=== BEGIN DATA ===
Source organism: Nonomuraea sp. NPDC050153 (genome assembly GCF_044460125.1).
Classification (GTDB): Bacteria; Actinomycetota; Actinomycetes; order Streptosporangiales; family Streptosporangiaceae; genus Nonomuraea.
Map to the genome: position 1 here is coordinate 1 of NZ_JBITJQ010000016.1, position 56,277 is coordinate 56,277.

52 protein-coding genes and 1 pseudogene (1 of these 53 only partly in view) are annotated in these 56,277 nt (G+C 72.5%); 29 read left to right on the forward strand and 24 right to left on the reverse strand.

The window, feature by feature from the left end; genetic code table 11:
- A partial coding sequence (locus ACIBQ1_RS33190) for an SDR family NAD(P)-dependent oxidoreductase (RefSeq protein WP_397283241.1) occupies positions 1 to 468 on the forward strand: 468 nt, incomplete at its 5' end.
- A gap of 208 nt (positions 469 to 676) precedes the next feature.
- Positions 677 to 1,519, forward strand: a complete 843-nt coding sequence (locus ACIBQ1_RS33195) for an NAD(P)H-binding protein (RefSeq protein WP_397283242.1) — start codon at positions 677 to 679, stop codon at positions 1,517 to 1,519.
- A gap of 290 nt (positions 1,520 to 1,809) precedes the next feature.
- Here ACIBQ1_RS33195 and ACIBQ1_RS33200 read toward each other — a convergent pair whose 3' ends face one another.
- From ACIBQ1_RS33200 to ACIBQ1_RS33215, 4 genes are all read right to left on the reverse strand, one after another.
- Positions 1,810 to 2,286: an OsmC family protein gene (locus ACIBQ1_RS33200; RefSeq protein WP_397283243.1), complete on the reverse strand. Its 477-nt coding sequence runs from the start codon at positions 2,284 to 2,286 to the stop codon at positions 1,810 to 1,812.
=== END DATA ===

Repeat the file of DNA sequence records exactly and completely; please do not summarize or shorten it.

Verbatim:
Source organism: Nonomuraea sp. NPDC050153 (genome assembly GCF_044460125.1).
Classification (GTDB): Bacteria; Actinomycetota; Actinomycetes; order Streptosporangiales; family Streptosporangiaceae; genus Nonomuraea.
Map to the genome: position 1 here is coordinate 1 of NZ_JBITJQ010000016.1, position 56,277 is coordinate 56,277.

52 protein-coding genes and 1 pseudogene (1 of these 53 only partly in view) are annotated in these 56,277 nt (G+C 72.5%); 29 read left to right on the forward strand and 24 right to left on the reverse strand.

The window, feature by feature from the left end; genetic code table 11:
- A partial coding sequence (locus ACIBQ1_RS33190) for an SDR family NAD(P)-dependent oxidoreductase (RefSeq protein WP_397283241.1) occupies positions 1 to 468 on the forward strand: 468 nt, incomplete at its 5' end.
- A gap of 208 nt (positions 469 to 676) precedes the next feature.
- Positions 677 to 1,519, forward strand: a complete 843-nt coding sequence (locus ACIBQ1_RS33195) for an NAD(P)H-binding protein (RefSeq protein WP_397283242.1) — start codon at positions 677 to 679, stop codon at positions 1,517 to 1,519.
- A gap of 290 nt (positions 1,520 to 1,809) precedes the next feature.
- Here ACIBQ1_RS33195 and ACIBQ1_RS33200 read toward each other — a convergent pair whose 3' ends face one another.
- From ACIBQ1_RS33200 to ACIBQ1_RS33215, 4 genes are all read right to left on the reverse strand, one after another.
- Positions 1,810 to 2,286: an OsmC family protein gene (locus ACIBQ1_RS33200; RefSeq protein WP_397283243.1), complete on the reverse strand. Its 477-nt coding sequence runs from the start codon at positions 2,284 to 2,286 to the stop codon at positions 1,810 to 1,812.